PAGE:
The Structure of the Mycobacterium Smegmatis Trehalose Synthase Reveals an Unusual Active Site Configuration and Acarbose-Binding Mode.Caner, S., Nguyen, N., Aguda, A., Zhang, R., Pan, Y.T., Withers, S.G., Brayer, G.D.
(2013) Glycobiology 23: 1075
- PubMed: 23735230
- DOI: 10.1093/glycob/cwt044
- Structures With Same Primary Citation
- PubMed Abstract:
Trehalose synthase (TreS) catalyzes the reversible conversion of maltose into trehalose in mycobacteria as one of three biosynthetic pathways to this nonreducing disaccharide. Given the importance of trehalose to survival of mycobacteria, there has b ...
Trehalose synthase (TreS) catalyzes the reversible conversion of maltose into trehalose in mycobacteria as one of three biosynthetic pathways to this nonreducing disaccharide. Given the importance of trehalose to survival of mycobacteria, there has been considerable interest in understanding the enzymes involved in its production; indeed the structures of the key enzymes in the other two pathways have already been determined. Herein, we present the first structure of TreS from Mycobacterium smegmatis, thereby providing insights into the catalytic machinery involved in this intriguing intramolecular reaction. This structure, which is of interest both mechanistically and as a potential pharmaceutical target, reveals a narrow and enclosed active site pocket within which intramolecular substrate rearrangements can occur. We also present the structure of a complex of TreS with acarbose, revealing a hitherto unsuspected oligosaccharide-binding site within the C-terminal domain. This may well provide an anchor point for the association of TreS with glycogen, thereby enhancing its role in glycogen biosynthesis and degradation.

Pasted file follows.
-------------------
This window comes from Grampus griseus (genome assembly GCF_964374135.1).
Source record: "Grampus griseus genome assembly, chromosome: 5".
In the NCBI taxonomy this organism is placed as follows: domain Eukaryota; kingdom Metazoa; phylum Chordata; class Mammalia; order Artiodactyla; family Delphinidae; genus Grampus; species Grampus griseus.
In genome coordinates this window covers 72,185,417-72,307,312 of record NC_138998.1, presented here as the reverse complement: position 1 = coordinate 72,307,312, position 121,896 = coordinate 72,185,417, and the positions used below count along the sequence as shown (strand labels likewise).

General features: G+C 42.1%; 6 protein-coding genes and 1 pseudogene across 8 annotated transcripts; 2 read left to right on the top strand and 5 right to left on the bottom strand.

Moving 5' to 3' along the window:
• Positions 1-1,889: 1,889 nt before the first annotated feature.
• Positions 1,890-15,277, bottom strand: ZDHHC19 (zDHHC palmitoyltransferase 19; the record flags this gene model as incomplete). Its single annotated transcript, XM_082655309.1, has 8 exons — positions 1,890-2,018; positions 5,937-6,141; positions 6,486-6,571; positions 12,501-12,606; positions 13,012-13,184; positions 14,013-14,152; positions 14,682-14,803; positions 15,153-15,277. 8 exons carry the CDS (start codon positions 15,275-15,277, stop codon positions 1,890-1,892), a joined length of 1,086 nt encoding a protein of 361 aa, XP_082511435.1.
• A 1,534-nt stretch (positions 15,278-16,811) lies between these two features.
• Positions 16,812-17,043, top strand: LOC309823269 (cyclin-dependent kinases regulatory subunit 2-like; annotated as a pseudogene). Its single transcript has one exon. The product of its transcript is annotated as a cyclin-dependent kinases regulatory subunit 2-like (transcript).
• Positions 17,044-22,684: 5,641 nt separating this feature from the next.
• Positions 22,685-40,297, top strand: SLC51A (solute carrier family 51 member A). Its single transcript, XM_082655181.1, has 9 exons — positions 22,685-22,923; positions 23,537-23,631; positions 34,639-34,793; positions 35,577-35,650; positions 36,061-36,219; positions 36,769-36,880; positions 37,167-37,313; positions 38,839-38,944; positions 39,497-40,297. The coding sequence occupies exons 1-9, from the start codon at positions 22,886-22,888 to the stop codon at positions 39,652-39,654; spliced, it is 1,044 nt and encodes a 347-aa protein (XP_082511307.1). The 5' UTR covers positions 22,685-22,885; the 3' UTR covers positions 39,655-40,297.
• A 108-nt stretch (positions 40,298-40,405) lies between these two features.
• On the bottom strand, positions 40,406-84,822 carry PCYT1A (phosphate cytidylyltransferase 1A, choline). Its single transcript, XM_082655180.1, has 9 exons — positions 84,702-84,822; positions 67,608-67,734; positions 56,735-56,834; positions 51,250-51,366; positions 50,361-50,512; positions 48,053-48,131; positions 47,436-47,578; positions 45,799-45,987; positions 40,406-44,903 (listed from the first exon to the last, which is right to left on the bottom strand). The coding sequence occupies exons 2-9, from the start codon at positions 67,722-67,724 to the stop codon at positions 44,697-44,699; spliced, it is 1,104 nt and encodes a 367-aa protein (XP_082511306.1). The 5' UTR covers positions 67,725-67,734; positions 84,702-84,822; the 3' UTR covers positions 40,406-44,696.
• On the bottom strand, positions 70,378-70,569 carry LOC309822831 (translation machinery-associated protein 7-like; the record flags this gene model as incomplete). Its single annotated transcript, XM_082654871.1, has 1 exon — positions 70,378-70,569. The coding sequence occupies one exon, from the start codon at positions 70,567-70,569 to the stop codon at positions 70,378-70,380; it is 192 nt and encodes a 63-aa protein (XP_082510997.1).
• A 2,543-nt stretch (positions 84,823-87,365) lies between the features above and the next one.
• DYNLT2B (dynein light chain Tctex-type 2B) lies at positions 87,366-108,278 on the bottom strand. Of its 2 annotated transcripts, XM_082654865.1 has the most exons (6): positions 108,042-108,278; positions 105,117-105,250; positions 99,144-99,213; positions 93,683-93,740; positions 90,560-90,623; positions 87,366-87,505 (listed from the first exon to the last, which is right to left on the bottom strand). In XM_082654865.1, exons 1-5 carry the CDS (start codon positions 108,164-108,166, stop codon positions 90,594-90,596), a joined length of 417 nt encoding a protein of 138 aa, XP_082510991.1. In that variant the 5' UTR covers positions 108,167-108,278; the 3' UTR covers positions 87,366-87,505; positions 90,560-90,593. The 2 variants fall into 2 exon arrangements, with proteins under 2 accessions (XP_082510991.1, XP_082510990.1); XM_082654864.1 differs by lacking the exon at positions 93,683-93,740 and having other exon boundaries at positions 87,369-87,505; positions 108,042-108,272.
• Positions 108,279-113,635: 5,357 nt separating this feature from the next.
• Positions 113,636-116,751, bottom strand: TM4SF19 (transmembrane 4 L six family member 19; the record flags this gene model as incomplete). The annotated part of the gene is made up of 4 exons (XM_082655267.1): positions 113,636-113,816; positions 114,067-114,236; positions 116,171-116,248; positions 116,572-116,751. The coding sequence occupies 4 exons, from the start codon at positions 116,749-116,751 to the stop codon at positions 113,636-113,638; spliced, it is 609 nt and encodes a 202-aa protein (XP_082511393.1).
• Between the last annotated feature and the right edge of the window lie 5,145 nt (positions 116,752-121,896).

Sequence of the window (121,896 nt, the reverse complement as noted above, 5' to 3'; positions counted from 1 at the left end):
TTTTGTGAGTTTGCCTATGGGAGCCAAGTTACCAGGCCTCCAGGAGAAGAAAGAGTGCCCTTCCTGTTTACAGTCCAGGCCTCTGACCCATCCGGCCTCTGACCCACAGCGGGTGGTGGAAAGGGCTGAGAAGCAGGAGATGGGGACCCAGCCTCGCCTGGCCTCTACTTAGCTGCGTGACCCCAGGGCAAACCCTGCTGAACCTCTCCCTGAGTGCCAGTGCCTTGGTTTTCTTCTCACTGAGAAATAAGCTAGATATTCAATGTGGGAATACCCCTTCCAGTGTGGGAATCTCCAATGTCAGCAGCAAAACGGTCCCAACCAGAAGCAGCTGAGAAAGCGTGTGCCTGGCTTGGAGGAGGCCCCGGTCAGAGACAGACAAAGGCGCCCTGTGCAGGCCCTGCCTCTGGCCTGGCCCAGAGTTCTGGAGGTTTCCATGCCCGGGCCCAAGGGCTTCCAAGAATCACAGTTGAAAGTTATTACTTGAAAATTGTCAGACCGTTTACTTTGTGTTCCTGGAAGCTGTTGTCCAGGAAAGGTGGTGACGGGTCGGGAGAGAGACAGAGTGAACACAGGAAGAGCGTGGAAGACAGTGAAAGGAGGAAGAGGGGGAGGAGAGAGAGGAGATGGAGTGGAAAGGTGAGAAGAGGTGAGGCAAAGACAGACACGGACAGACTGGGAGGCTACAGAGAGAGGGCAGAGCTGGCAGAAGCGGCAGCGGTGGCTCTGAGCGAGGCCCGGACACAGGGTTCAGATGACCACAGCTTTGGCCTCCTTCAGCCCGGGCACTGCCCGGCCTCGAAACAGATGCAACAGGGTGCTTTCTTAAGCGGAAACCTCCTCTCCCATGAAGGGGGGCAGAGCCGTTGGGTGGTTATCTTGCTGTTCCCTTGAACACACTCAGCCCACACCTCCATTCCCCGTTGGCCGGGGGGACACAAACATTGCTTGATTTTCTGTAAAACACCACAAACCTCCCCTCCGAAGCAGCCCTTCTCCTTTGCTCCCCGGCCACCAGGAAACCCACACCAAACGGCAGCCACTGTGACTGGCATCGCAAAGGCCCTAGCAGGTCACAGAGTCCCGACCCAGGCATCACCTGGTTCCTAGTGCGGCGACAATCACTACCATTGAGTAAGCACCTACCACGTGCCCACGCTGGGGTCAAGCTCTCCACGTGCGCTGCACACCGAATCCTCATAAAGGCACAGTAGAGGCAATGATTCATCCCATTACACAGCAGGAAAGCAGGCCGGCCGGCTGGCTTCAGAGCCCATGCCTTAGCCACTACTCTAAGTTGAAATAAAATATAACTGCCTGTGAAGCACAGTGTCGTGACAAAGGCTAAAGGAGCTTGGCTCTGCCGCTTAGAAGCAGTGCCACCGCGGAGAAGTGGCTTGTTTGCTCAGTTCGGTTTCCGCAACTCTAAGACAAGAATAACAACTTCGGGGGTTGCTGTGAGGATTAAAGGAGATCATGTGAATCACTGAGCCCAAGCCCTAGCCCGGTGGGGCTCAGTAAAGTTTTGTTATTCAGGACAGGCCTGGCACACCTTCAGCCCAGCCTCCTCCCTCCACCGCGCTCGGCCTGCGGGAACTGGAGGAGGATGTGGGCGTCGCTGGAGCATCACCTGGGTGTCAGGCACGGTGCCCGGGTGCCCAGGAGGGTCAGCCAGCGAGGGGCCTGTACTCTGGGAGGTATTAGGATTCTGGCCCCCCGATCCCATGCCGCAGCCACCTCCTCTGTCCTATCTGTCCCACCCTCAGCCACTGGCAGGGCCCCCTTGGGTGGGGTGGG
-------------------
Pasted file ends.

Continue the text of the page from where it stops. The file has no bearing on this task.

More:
Department of Biochemistry and Molecular Biology, University of British Columbia, British Columbia, Canada.